The Uzebox is a minimalistic open source hardware game console which at it’s simplest incarnation consist of a few discrete components and a single ATmega644 micro-controller chip (SCART version). For NTSC output an additional AD723 video encoder is needed which still makes it only two ICs for a working game console.
Since there is no graphic chip, no video controller, and no timer-driven DMA on the ATmega644 the CPU has to constantly generate the video signal in real time. Not that this is an issue, just a bit of an extra challenge ( One that I was already familiar with ).
Both the Arduboy and Uzebox uses an ATmega CPU which meant I didn’t have to rewrite the few assembly routines and compared to the Arduboy the Uzebox is a beast:
That is until you take into account it has no video circuitry:
|RAM (including display)||3.5KB||4KB|
|Approximate equivalent speed after|
cost of display refresh/update
|~14.6Mhz||~5.86Mhz (for 224 lines)|
Cutting the CPU some slack
The Arduboy has a 128×64 OLED display and since I need 2 video buffers (one to render, one to display) there isn’t enough memory anyway to increase the rendering resolution.
So I created 3 video modes:
The very slow doubled lines (128 lines total):
The default “fullscreen” without the line doubling:
And a tiny green mode that gives an extra 2 to 4 fps:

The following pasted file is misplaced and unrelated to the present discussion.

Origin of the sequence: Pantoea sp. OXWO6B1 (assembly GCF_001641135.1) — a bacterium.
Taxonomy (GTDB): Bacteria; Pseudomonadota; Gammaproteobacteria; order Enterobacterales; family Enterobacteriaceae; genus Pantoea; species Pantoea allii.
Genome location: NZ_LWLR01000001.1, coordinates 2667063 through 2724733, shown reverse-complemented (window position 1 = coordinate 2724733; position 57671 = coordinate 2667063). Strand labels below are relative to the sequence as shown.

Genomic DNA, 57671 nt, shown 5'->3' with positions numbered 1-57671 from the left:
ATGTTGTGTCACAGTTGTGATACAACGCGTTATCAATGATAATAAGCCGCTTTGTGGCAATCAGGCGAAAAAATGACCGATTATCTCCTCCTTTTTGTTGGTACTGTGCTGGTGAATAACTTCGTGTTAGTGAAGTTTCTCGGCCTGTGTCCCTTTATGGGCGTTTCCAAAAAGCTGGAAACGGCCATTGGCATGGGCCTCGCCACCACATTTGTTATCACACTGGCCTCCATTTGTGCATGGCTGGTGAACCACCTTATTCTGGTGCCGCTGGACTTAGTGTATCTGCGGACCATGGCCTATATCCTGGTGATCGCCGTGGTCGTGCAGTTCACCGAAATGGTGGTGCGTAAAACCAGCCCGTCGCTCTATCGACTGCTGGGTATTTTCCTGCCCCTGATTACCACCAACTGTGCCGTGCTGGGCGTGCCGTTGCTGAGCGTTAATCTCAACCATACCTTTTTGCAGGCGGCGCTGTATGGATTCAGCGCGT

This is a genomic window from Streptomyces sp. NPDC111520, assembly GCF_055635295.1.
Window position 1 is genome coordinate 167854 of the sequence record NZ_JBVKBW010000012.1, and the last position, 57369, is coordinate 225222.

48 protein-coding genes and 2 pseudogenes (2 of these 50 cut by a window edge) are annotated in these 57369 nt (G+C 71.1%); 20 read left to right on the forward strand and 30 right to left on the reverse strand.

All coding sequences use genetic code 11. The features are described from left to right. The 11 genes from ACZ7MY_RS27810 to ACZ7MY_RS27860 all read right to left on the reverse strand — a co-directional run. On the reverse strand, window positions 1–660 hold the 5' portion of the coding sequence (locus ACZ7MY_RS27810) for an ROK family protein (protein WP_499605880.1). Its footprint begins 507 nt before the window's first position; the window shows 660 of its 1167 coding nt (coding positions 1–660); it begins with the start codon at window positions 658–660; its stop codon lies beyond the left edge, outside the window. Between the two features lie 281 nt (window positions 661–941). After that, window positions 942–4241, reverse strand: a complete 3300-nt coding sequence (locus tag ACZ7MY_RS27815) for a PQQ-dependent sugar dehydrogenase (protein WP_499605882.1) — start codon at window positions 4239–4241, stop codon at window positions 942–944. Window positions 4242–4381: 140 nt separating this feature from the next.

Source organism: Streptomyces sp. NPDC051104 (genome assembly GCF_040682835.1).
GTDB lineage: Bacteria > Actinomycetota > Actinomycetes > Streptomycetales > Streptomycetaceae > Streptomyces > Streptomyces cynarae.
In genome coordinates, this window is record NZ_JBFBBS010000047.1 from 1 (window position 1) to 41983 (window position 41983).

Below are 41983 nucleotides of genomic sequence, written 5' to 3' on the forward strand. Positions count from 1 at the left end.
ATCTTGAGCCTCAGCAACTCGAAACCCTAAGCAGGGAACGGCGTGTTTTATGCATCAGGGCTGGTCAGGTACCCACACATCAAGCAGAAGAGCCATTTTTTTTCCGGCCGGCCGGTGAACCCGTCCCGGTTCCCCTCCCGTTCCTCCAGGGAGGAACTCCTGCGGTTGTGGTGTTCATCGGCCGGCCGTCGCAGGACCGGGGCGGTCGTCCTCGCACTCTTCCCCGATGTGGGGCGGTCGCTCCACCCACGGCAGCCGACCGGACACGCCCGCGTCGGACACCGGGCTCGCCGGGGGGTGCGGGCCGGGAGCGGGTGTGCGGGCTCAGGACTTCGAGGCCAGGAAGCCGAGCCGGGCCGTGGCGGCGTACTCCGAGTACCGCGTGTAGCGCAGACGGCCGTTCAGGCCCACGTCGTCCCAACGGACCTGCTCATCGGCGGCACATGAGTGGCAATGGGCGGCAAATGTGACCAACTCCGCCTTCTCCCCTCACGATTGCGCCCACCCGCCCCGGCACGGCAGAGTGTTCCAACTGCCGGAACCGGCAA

This last one isn’t in black & white as duplicating a bit to an entire register takes more cycles.
The memory format is also different requiring a copy routine rather than a pointer swap but as the drawing load becomes higher the display CPU savings start to really pay off.
The good news is I got a whole extra 512 bytes of RAM and lots of ROM space to implement the vertex cache I couldn’t on Arduboy due to space constraints. I just need 192+2 bytes (12 bytes * 16 vertices + 16 “valid” bits)
A Tight Fit
The blue space on the right represent the space between the top of the variables and the stack. Each square is a byte. That’s a little less than 64 bytes of RAM left.
Things have kept happening over the last 3 years, including moving to a new house, and finally I found enough time to polish and release the Uzebox port.
That was quite the long back-burner project delay.
It gave me the chance to improve performance on the tiny video mode and make it black-and-white.
The game runs identically with some last minute cosmetic changes the dithering to avoid NTSC chroma carrier clashes and judging by the emulator’s RAM display with that change I am now under 16 bytes of RAM free.
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